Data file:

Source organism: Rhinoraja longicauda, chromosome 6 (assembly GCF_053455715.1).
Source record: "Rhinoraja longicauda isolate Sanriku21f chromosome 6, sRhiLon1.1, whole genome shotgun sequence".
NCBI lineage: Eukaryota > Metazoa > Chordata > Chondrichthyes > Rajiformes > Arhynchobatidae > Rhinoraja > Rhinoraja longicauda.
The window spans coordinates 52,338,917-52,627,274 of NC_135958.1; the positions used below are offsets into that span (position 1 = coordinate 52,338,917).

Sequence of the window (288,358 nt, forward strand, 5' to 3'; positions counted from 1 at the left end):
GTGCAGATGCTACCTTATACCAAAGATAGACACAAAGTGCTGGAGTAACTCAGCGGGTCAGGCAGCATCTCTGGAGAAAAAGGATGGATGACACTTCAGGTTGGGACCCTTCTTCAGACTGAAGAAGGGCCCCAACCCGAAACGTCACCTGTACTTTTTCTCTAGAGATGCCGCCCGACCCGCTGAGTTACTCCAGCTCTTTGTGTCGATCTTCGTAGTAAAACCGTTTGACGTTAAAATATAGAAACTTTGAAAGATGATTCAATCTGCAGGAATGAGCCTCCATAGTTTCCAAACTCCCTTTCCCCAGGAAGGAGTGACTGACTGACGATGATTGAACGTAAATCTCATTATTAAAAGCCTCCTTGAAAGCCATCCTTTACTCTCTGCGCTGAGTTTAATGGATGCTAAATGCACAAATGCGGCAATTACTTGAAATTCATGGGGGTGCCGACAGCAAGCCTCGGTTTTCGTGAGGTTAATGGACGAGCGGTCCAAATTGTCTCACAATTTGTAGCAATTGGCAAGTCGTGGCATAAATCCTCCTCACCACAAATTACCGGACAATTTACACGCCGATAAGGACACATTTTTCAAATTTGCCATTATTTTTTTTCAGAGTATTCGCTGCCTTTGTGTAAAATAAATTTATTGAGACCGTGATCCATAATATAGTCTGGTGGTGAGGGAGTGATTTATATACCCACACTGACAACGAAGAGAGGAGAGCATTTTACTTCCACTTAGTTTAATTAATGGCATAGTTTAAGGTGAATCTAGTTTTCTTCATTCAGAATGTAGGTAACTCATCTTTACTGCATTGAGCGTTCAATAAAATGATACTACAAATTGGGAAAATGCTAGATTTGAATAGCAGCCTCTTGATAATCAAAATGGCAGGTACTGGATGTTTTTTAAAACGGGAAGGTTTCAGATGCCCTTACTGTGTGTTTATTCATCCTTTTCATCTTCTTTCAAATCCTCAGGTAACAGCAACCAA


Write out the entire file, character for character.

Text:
Source organism: Rhinoraja longicauda, chromosome 6 (assembly GCF_053455715.1).
Source record: "Rhinoraja longicauda isolate Sanriku21f chromosome 6, sRhiLon1.1, whole genome shotgun sequence".
NCBI lineage: Eukaryota > Metazoa > Chordata > Chondrichthyes > Rajiformes > Arhynchobatidae > Rhinoraja > Rhinoraja longicauda.
The window spans coordinates 52,338,917-52,627,274 of NC_135958.1; the positions used below are offsets into that span (position 1 = coordinate 52,338,917).

Sequence of the window (288,358 nt, forward strand, 5' to 3'; positions counted from 1 at the left end):
GTGCAGATGCTACCTTATACCAAAGATAGACACAAAGTGCTGGAGTAACTCAGCGGGTCAGGCAGCATCTCTGGAGAAAAAGGATGGATGACACTTCAGGTTGGGACCCTTCTTCAGACTGAAGAAGGGCCCCAACCCGAAACGTCACCTGTACTTTTTCTCTAGAGATGCCGCCCGACCCGCTGAGTTACTCCAGCTCTTTGTGTCGATCTTCGTAGTAAAACCGTTTGACGTTAAAATATAGAAACTTTGAAAGATGATTCAATCTGCAGGAATGAGCCTCCATAGTTTCCAAACTCCCTTTCCCCAGGAAGGAGTGACTGACTGACGATGATTGAACGTAAATCTCATTATTAAAAGCCTCCTTGAAAGCCATCCTTTACTCTCTGCGCTGAGTTTAATGGATGCTAAATGCACAAATGCGGCAATTACTTGAAATTCATGGGGGTGCCGACAGCAAGCCTCGGTTTTCGTGAGGTTAATGGACGAGCGGTCCAAATTGTCTCACAATTTGTAGCAATTGGCAAGTCGTGGCATAAATCCTCCTCACCACAAATTACCGGACAATTTACACGCCGATAAGGACACATTTTTCAAATTTGCCATTATTTTTTTTCAGAGTATTCGCTGCCTTTGTGTAAAATAAATTTATTGAGACCGTGATCCATAATATAGTCTGGTGGTGAGGGAGTGATTTATATACCCACACTGACAACGAAGAGAGGAGAGCATTTTACTTCCACTTAGTTTAATTAATGGCATAGTTTAAGGTGAATCTAGTTTTCTTCATTCAGAATGTAGGTAACTCATCTTTACTGCATTGAGCGTTCAATAAAATGATACTACAAATTGGGAAAATGCTAGATTTGAATAGCAGCCTCTTGATAATCAAAATGGCAGGTACTGGATGTTTTTTAAAACGGGAAGGTTTCAGATGCCCTTACTGTGTGTTTATTCATCCTTTTCATCTTCTTTCAAATCCTCAGGTAACAGCAACCAA